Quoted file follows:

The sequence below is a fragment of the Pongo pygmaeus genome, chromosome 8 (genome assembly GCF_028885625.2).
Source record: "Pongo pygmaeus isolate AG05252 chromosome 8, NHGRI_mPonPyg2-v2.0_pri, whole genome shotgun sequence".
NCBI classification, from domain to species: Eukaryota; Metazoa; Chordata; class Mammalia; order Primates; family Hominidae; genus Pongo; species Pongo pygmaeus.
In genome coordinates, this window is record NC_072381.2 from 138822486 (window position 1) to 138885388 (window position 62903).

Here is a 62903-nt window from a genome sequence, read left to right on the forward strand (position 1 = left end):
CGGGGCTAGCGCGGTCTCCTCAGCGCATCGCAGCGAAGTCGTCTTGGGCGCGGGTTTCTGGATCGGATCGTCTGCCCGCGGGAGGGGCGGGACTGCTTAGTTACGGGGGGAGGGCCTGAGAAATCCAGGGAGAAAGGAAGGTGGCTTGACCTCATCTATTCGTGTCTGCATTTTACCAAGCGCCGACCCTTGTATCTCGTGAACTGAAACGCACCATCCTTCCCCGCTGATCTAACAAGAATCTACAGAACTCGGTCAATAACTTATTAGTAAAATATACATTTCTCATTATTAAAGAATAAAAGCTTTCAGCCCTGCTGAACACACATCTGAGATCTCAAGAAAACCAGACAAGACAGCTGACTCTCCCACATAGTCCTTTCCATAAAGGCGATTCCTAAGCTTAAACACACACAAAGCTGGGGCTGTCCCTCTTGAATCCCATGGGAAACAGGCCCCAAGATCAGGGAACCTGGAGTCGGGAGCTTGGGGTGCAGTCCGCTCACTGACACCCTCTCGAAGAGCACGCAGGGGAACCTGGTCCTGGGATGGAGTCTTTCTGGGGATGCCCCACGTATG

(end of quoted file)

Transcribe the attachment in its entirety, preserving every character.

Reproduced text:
The sequence below is a fragment of the Pongo pygmaeus genome, chromosome 8 (genome assembly GCF_028885625.2).
Source record: "Pongo pygmaeus isolate AG05252 chromosome 8, NHGRI_mPonPyg2-v2.0_pri, whole genome shotgun sequence".
NCBI classification, from domain to species: Eukaryota; Metazoa; Chordata; class Mammalia; order Primates; family Hominidae; genus Pongo; species Pongo pygmaeus.
In genome coordinates, this window is record NC_072381.2 from 138822486 (window position 1) to 138885388 (window position 62903).

Here is a 62903-nt window from a genome sequence, read left to right on the forward strand (position 1 = left end):
CGGGGCTAGCGCGGTCTCCTCAGCGCATCGCAGCGAAGTCGTCTTGGGCGCGGGTTTCTGGATCGGATCGTCTGCCCGCGGGAGGGGCGGGACTGCTTAGTTACGGGGGGAGGGCCTGAGAAATCCAGGGAGAAAGGAAGGTGGCTTGACCTCATCTATTCGTGTCTGCATTTTACCAAGCGCCGACCCTTGTATCTCGTGAACTGAAACGCACCATCCTTCCCCGCTGATCTAACAAGAATCTACAGAACTCGGTCAATAACTTATTAGTAAAATATACATTTCTCATTATTAAAGAATAAAAGCTTTCAGCCCTGCTGAACACACATCTGAGATCTCAAGAAAACCAGACAAGACAGCTGACTCTCCCACATAGTCCTTTCCATAAAGGCGATTCCTAAGCTTAAACACACACAAAGCTGGGGCTGTCCCTCTTGAATCCCATGGGAAACAGGCCCCAAGATCAGGGAACCTGGAGTCGGGAGCTTGGGGTGCAGTCCGCTCACTGACACCCTCTCGAAGAGCACGCAGGGGAACCTGGTCCTGGGATGGAGTCTTTCTGGGGATGCCCCACGTATG